Feeds

back to article Sysadmins: Let's perch on Microsoft Santa's lap, show him our wish list

Griping is easy. Solving problems in an acceptable way is not. I've had a year to chew on what exactly it is about Microsoft's recent moves that bugs me, so it's time to put my money where my mouth is and try to be constructive. Here is my wish list for the next iteration of Windows, offered in the vain hope that someone at …

COMMENTS

This topic is closed for new posts.

Page:

Bronze badge
Linux

I think there doing just fine, leave them to rot...

12
2
Silver badge

a MS wet dream

Not seeing how lubing our wallets is a compromise...

6
0
Silver badge
Linux

And the reaction in MS Towers is?...?

nah-nah-nah-nah-nah can't hear you.

Being serious for a moment.

MS are clearly trying to keep their revenue/gross margins up. With the lack of people buying into the Windows 8 nightmare they are seeing their daily takings dropping. So they are raising the prices of just about everything else in their price book.

Whilst this may have a short term $$$ value I am sure that many such as the Author will be looking for lower cost alternatives

IMHO, MS are in a downward spiral and these moves seem to be nearly the last throws of their dice in the Enterprise Game.

My Employers are firmly wedded to the MS Mantra with whole swathes of software written in .Net. Thankfully some of us have been preaching platform independence for some time. The ironic thing is that it is IBM who are key suppliers to us in many areas because of the ability to run things like MQSeries on a wide range of Hardware.

8
0
Silver badge

Re: And the reaction in MS Towers is?...?

If they want a quick way to bring in some cash they could just offer Windows XP -> Windows 7 upgrades for, say, $50/£30, instead of the ludicrous prices they charge for W7 at the moment.

It might not get people onto Windows 8, but at least it would help get them off XP...

3
0
Bronze badge

Re: And the reaction in MS Towers is?...?

The marketing people would refer to that as 'devaluing the brand.' If you make your products cheap, people will regard them as worth less in ways other than just monetary.

Besides, MS wants to kill Windows 7 too, eventually.

0
0
WTF?

Even if the VDI licensing was the only thing that MS take seriously from above, that will be a step in the right direction.

Also the gap between educational and corporate pricing is rediculous.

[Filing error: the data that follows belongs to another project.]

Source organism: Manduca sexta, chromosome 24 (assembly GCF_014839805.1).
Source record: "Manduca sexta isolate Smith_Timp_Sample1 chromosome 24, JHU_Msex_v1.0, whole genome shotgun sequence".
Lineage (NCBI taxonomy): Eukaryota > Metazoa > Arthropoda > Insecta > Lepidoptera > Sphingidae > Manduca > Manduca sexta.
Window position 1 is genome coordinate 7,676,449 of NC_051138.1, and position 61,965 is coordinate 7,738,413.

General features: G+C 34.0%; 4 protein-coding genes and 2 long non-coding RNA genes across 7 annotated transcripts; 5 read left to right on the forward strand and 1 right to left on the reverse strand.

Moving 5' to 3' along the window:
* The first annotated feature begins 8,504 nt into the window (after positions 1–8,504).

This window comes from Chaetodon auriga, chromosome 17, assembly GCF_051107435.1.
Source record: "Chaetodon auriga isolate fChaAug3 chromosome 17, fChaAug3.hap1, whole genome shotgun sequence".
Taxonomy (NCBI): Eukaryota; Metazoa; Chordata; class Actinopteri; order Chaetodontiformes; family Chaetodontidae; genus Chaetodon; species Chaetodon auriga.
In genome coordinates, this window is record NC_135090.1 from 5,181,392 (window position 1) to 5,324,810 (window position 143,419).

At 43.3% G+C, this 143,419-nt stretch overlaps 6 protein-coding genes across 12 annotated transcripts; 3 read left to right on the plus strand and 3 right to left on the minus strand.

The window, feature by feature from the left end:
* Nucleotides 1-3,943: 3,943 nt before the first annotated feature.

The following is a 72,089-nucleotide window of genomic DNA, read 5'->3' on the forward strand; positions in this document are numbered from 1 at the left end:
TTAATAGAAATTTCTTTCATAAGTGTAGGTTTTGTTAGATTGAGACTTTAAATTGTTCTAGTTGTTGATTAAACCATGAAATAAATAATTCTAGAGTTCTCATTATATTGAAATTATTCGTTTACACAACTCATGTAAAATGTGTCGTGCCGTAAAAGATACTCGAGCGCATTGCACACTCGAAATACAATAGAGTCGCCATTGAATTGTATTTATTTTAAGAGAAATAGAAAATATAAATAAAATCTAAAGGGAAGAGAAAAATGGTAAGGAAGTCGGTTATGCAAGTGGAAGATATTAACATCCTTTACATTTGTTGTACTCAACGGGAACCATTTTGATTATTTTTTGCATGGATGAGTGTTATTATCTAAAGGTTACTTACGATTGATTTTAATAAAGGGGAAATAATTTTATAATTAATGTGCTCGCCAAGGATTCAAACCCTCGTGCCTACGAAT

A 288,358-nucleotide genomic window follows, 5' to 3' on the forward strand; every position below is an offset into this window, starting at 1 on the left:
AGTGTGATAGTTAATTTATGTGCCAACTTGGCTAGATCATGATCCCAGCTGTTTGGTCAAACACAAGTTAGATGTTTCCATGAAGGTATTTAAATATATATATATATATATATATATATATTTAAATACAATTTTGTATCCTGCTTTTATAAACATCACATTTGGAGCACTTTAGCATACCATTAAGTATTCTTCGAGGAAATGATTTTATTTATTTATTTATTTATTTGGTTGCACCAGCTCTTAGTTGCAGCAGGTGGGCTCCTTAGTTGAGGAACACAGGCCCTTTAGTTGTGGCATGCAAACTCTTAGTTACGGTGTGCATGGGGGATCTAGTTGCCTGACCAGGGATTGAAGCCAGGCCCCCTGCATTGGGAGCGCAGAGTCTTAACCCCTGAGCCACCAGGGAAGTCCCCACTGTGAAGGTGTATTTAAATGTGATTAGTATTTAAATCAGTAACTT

I recently priced up the upgrade from my 2005 SQL server to 2012. Oh. My God.

Absolute minefield.

And after speaking to no less than 3 microsoft licensing 'experts' did they finally agree on a price that I should pay. I then asked a friend of mine who works in educatin to get a quote based on the same config. Thousands of $ difference for exactly the same product.

Absolute joke.

I'm currently spending that money on getting my DBs and applications that use them moved over to openSQL for a dev cost that's less than half the price of the upgrade

8
0
Anonymous Coward

And after speaking to no less than 3 microsoft licensing 'experts' did they finally agree on a price that I should pay

That's an interesting risk in itself. Imagine the entry in the corporate risk management system: "unsure if we are exposed to FAST gangsters or not due to lack of license clarity".. The issue seems to be one of interpretation, and any lawyer can tell you that that is where it all gets *really* expensive..

2
0

This post has been deleted by a moderator

Bronze badge
Boffin

Re: Education is how you LOCK THEM IN

It is possible to get open source software in use in educational contexts.

I got GIMP and Inkscape put on PCs at one of the centres I teach in, Audacity is already there, so students have alternatives to look at (even if they decide they are not as good as Adobe &c at least they have seen what they look like).

LibreOffice? No go, it 'might confuse people' - concern was file format differences and round-trip editing rendering assignments un-openable. I can appreciate why there is a need to reduce, or at least not increase, support calls &c so I'm not pushing that one.

Oddly enough, the other centre I teach in has got libreoffice available - but only on the admin machines!

1
0
Pirate

yep

Educational pricing was always cheaper, at least for MS software as well as Novell software. In higher-ed, eh, we're not afraid of *NIX, so MS knows they have to cut deep or we'll make everyone use VT-220 terminals again. ;)